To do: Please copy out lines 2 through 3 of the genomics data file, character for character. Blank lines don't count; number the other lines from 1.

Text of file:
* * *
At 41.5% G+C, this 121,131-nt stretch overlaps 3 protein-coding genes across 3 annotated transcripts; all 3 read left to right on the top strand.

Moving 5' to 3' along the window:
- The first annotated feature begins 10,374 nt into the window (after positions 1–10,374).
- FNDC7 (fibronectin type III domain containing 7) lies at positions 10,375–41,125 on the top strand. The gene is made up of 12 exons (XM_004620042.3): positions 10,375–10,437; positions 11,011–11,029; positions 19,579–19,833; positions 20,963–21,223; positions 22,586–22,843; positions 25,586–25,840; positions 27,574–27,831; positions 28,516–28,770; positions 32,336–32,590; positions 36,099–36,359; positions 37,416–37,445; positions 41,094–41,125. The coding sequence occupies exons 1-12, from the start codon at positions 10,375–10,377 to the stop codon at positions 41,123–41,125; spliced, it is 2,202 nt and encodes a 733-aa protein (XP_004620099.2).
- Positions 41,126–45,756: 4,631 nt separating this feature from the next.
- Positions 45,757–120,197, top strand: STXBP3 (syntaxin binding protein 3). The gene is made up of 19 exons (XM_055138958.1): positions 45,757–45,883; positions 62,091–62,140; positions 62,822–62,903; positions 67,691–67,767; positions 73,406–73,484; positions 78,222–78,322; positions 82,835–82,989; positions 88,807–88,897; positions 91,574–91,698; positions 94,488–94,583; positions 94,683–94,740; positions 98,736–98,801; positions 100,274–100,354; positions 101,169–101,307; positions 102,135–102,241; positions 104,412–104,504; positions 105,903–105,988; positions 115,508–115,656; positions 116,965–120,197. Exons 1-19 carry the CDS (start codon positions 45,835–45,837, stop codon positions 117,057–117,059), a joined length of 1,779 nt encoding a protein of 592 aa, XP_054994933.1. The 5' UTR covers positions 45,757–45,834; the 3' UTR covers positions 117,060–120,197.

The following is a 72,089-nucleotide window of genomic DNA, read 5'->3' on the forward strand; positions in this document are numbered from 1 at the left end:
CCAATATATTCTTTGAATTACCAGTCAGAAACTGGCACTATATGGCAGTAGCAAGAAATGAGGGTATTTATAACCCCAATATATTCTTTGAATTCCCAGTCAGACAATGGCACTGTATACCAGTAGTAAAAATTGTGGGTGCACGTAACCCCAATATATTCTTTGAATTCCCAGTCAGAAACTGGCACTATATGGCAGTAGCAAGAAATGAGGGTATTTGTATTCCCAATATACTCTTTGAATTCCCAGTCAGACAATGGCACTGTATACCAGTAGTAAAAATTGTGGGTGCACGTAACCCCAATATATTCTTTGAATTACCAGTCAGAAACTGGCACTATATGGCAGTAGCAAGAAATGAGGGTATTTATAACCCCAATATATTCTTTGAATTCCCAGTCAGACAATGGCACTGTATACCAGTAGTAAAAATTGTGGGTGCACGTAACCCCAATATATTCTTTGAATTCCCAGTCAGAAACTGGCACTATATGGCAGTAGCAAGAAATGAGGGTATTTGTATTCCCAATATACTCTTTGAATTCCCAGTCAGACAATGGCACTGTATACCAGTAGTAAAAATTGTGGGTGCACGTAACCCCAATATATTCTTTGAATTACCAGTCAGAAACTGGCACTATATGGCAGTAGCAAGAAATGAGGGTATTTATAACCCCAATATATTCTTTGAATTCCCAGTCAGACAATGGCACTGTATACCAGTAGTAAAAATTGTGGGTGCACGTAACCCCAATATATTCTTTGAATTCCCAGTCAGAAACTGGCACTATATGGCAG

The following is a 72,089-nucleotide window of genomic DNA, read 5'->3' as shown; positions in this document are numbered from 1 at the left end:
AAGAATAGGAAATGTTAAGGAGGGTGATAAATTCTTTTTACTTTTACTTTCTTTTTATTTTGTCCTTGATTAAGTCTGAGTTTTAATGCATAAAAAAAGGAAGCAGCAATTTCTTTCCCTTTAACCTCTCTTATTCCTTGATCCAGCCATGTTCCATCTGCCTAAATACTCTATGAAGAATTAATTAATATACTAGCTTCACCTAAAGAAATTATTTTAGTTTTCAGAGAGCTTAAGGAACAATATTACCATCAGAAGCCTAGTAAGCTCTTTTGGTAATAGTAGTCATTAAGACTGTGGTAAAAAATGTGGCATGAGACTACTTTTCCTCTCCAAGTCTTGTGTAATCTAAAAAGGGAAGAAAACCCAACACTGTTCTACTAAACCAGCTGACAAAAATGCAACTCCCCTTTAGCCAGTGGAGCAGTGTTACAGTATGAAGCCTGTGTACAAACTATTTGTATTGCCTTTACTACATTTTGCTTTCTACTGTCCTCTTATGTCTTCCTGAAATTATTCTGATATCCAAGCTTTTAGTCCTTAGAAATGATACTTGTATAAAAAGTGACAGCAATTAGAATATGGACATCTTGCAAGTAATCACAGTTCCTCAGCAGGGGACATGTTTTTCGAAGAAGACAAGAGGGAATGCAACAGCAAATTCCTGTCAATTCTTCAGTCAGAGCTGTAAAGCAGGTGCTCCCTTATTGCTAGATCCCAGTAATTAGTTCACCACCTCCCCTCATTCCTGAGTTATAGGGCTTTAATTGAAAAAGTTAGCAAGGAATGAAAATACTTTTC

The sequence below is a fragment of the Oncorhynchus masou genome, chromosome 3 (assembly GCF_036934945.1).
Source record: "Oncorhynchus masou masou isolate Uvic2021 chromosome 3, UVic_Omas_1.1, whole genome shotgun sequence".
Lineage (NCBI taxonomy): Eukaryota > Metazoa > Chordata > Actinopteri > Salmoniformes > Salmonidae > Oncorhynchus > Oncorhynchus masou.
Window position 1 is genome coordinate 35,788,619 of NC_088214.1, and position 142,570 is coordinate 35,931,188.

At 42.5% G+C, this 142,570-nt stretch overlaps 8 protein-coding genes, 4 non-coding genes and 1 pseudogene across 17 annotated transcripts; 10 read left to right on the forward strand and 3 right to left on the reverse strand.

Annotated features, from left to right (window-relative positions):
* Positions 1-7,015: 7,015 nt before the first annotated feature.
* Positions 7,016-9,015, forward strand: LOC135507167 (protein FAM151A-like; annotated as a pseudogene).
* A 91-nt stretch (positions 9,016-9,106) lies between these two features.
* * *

Moving 5' to 3' along the window:
- The first annotated feature begins 10,374 nt into the window (after positions 1–10,374).